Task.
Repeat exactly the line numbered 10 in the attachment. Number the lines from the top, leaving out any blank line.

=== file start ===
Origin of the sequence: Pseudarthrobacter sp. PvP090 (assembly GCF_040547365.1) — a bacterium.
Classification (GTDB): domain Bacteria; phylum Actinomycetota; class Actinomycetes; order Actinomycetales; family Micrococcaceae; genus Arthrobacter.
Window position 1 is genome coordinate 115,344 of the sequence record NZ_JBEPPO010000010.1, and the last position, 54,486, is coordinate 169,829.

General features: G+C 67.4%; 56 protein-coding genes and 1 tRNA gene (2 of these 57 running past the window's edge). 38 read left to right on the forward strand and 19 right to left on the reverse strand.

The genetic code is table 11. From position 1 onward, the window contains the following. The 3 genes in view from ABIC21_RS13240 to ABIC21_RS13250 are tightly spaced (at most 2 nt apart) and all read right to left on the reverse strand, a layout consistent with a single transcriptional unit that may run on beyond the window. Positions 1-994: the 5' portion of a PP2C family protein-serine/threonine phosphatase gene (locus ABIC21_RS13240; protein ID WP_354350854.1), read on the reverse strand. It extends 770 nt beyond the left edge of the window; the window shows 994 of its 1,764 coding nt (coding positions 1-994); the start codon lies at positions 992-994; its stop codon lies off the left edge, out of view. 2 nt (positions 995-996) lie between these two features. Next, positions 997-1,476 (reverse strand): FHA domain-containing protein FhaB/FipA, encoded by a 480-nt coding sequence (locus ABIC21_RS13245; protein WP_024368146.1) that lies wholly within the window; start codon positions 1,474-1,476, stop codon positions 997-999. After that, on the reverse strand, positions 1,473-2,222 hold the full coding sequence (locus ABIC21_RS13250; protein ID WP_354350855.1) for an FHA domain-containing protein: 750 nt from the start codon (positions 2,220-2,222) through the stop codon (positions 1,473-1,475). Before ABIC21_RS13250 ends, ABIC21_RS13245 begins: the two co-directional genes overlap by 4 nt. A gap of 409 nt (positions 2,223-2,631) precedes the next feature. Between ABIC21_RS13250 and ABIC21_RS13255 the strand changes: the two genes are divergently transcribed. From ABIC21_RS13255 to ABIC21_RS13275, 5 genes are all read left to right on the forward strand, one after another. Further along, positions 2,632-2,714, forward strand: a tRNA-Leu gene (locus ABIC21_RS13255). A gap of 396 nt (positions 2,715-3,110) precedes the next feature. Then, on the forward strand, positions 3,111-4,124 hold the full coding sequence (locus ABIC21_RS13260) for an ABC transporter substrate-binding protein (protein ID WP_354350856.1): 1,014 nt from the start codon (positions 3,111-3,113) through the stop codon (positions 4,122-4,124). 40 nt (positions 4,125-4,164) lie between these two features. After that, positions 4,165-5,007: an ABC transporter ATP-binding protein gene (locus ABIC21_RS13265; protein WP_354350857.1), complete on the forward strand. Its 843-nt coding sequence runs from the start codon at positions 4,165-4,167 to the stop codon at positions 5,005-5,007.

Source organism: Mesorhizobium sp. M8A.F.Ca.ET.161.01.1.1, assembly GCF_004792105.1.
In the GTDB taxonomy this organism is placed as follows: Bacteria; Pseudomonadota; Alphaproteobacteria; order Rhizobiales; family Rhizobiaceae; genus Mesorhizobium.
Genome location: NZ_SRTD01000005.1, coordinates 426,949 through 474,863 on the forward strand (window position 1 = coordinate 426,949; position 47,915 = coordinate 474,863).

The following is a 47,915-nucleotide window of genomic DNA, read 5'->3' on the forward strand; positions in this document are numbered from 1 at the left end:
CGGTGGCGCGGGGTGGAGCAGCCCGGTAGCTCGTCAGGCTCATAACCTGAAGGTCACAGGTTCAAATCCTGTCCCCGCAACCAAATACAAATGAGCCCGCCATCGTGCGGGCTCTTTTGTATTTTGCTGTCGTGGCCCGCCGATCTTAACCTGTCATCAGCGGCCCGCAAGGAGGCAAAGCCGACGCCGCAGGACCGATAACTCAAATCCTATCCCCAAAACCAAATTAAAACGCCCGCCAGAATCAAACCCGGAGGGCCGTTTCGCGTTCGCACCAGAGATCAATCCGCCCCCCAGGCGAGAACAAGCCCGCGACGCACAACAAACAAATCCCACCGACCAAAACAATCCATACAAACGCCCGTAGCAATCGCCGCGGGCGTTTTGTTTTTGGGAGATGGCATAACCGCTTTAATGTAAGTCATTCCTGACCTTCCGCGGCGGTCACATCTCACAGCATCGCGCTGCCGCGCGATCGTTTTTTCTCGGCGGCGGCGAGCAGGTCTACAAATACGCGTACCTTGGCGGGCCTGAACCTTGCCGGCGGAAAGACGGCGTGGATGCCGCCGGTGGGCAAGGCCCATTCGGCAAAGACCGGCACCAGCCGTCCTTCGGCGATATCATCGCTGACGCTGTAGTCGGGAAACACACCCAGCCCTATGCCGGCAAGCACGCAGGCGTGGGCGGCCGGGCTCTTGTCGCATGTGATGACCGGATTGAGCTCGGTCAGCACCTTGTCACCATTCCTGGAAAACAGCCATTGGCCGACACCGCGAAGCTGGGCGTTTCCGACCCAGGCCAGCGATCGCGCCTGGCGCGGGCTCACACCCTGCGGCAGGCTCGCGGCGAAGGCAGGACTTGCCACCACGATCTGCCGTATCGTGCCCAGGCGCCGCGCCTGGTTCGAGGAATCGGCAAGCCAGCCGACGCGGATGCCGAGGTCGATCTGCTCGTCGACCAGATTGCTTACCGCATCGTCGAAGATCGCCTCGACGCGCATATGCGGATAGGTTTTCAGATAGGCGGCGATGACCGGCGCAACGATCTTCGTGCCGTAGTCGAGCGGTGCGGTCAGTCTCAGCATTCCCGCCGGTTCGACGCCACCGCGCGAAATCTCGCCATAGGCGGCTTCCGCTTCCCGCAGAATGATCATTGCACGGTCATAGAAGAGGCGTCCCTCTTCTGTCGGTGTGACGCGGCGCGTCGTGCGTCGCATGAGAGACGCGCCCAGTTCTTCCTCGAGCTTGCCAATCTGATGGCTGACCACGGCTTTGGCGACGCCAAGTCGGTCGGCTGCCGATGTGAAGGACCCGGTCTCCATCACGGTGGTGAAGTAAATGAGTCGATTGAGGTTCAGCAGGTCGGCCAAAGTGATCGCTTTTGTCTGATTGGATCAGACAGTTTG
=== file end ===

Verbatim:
CGGTGGCGCGGGGTGGAGCAGCCCGGTAGCTCGTCAGGCTCATAACCTGAAGGTCACAGGTTCAAATCCTGTCCCCGCAACCAAATACAAATGAGCCCGCCATCGTGCGGGCTCTTTTGTATTTTGCTGTCGTGGCCCGCCGATCTTAACCTGTCATCAGCGGCCCGCAAGGAGGCAAAGCCGACGCCGCAGGACCGATAACTCAAATCCTATCCCCAAAACCAAATTAAAACGCCCGCCAGAATCAAACCCGGAGGGCCGTTTCGCGTTCGCACCAGAGATCAATCCGCCCCCCAGGCGAGAACAAGCCCGCGACGCACAACAAACAAATCCCACCGACCAAAACAATCCATACAAACGCCCGTAGCAATCGCCGCGGGCGTTTTGTTTTTGGGAGATGGCATAACCGCTTTAATGTAAGTCATTCCTGACCTTCCGCGGCGGTCACATCTCACAGCATCGCGCTGCCGCGCGATCGTTTTTTCTCGGCGGCGGCGAGCAGGTCTACAAATACGCGTACCTTGGCGGGCCTGAACCTTGCCGGCGGAAAGACGGCGTGGATGCCGCCGGTGGGCAAGGCCCATTCGGCAAAGACCGGCACCAGCCGTCCTTCGGCGATATCATCGCTGACGCTGTAGTCGGGAAACACACCCAGCCCTATGCCGGCAAGCACGCAGGCGTGGGCGGCCGGGCTCTTGTCGCATGTGATGACCGGATTGAGCTCGGTCAGCACCTTGTCACCATTCCTGGAAAACAGCCATTGGCCGACACCGCGAAGCTGGGCGTTTCCGACCCAGGCCAGCGATCGCGCCTGGCGCGGGCTCACACCCTGCGGCAGGCTCGCGGCGAAGGCAGGACTTGCCACCACGATCTGCCGTATCGTGCCCAGGCGCCGCGCCTGGTTCGAGGAATCGGCAAGCCAGCCGACGCGGATGCCGAGGTCGATCTGCTCGTCGACCAGATTGCTTACCGCATCGTCGAAGATCGCCTCGACGCGCATATGCGGATAGGTTTTCAGATAGGCGGCGATGACCGGCGCAACGATCTTCGTGCCGTAGTCGAGCGGTGCGGTCAGTCTCAGCATTCCCGCCGGTTCGACGCCACCGCGCGAAATCTCGCCATAGGCGGCTTCCGCTTCCCGCAGAATGATCATTGCACGGTCATAGAAGAGGCGTCCCTCTTCTGTCGGTGTGACGCGGCGCGTCGTGCGTCGCATGAGAGACGCGCCCAGTTCTTCCTCGAGCTTGCCAATCTGATGGCTGACCACGGCTTTGGCGACGCCAAGTCGGTCGGCTGCCGATGTGAAGGACCCGGTCTCCATCACGGTGGTGAAGTAAATGAGTCGATTGAGGTTCAGCAGGTCGGCCAAAGTGATCGCTTTTGTCTGATTGGATCAGACAGTTTG